Definition of Training
Any business that wants to equip its employees with the tools they need for success will take the time to offer training at various points of a worker’s employment. However, the fact remains that not all job training is created equal. Some training programs simply work better than others, as is evidenced in the fact that some businesses have significantly higher turnover rates than others. Essentially, the definition of training is unlocking potential through tracked and measured knowledge sharing.
So, just what separates great training from your “typical” training? There are quite a few things. For starters, companies that offer average or even below-average training will typically define training in terms of first-day training, or the training new employees receive to “show them the ropes” once they’re hired. Unfortunately, sometimes onboarding training simply isn’t enough to ensure an employee’s long-term success and happiness within the company. Sometimes it is enough. If a company is small enough and everyone has the opportunity to create their own role and find the best practices, running new employees through the basics is a great way to start a training program.
These days, upper-echelon training companies see the definition of training not just as onboarding training, but ongoing training throughout each worker’s time with the company. Once the basics are covered, ongoing training may inform employees on product updates, ways of improving current skills, or other useful tips from more seasoned employees have found success with. Quality training should adapt and evolve not just with the company, but with the industry as well. This allows workers to possess the skills and knowledge they need to perform their jobs to the best of their abilities—all the while, keeping your company competitive and successful in the market.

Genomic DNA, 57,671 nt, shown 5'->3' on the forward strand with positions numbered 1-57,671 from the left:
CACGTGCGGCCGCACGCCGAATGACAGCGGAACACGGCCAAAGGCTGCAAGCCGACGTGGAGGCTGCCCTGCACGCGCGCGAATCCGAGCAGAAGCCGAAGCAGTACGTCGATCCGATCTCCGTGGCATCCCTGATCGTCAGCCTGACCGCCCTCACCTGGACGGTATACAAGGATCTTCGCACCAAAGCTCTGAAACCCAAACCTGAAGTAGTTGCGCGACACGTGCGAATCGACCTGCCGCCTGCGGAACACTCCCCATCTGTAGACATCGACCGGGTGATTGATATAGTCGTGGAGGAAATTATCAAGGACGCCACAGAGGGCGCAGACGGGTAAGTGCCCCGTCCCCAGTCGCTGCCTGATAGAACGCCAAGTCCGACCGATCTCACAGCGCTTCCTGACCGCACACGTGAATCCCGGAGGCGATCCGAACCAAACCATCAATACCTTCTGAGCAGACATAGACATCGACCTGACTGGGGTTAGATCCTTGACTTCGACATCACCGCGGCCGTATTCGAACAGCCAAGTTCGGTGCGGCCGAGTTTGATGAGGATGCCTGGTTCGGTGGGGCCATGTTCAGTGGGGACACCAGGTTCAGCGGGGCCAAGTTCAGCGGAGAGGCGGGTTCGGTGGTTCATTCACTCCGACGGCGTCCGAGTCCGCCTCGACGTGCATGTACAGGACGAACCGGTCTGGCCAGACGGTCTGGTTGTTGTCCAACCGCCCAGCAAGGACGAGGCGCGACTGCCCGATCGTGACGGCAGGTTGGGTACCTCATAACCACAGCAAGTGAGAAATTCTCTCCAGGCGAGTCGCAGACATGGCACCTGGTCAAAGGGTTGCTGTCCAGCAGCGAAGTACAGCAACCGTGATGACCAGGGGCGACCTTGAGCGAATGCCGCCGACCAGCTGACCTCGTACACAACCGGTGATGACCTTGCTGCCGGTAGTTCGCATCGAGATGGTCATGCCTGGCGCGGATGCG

What kind of training do you currently offer your employees? Do you go above and beyond the typical onboarding training to equip your workers with the tools they need to really succeed?
Definition of Training in HRM
When it comes to the task of trying to define employee training in terms of how it relates to human resource management (HRM), there’s a lot to consider. In other words, how exactly does a company with a consistent and carefully planned-out training program benefit in terms of its HRM?
For starters, thorough training provided to each employee will lead to greater consistency in operations overall. Since all employees will receive the same training, they should theoretically all be on the same page, so to speak, when it comes to carrying out company policies and procedures. Without training, employees are left to figure out their own “best way” of doing things, which could differ greatly from the official company policy. The end result is a lack of consistency in your operations which ultimately affects your efficiency and quality of your services or products.